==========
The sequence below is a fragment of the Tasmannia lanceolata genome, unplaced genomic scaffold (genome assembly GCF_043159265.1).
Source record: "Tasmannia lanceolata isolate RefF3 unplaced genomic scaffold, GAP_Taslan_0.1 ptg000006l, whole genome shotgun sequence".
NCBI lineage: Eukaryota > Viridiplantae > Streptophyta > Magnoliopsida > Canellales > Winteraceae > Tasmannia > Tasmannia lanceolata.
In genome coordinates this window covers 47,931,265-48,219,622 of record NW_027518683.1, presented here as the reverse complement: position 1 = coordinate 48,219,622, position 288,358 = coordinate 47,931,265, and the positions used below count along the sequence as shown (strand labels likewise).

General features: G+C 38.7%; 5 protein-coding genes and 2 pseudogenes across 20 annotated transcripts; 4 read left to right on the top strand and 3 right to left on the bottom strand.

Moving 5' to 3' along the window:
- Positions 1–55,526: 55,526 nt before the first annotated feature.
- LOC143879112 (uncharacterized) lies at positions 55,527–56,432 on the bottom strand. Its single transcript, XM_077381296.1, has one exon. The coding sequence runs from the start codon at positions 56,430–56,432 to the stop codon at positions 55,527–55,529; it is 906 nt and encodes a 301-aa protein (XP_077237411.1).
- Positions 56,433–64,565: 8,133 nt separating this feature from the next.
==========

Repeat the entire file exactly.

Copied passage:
The sequence below is a fragment of the Tasmannia lanceolata genome, unplaced genomic scaffold (genome assembly GCF_043159265.1).
Source record: "Tasmannia lanceolata isolate RefF3 unplaced genomic scaffold, GAP_Taslan_0.1 ptg000006l, whole genome shotgun sequence".
NCBI lineage: Eukaryota > Viridiplantae > Streptophyta > Magnoliopsida > Canellales > Winteraceae > Tasmannia > Tasmannia lanceolata.
In genome coordinates this window covers 47,931,265-48,219,622 of record NW_027518683.1, presented here as the reverse complement: position 1 = coordinate 48,219,622, position 288,358 = coordinate 47,931,265, and the positions used below count along the sequence as shown (strand labels likewise).

General features: G+C 38.7%; 5 protein-coding genes and 2 pseudogenes across 20 annotated transcripts; 4 read left to right on the top strand and 3 right to left on the bottom strand.

Moving 5' to 3' along the window:
- Positions 1–55,526: 55,526 nt before the first annotated feature.
- LOC143879112 (uncharacterized) lies at positions 55,527–56,432 on the bottom strand. Its single transcript, XM_077381296.1, has one exon. The coding sequence runs from the start codon at positions 56,430–56,432 to the stop codon at positions 55,527–55,529; it is 906 nt and encodes a 301-aa protein (XP_077237411.1).
- Positions 56,433–64,565: 8,133 nt separating this feature from the next.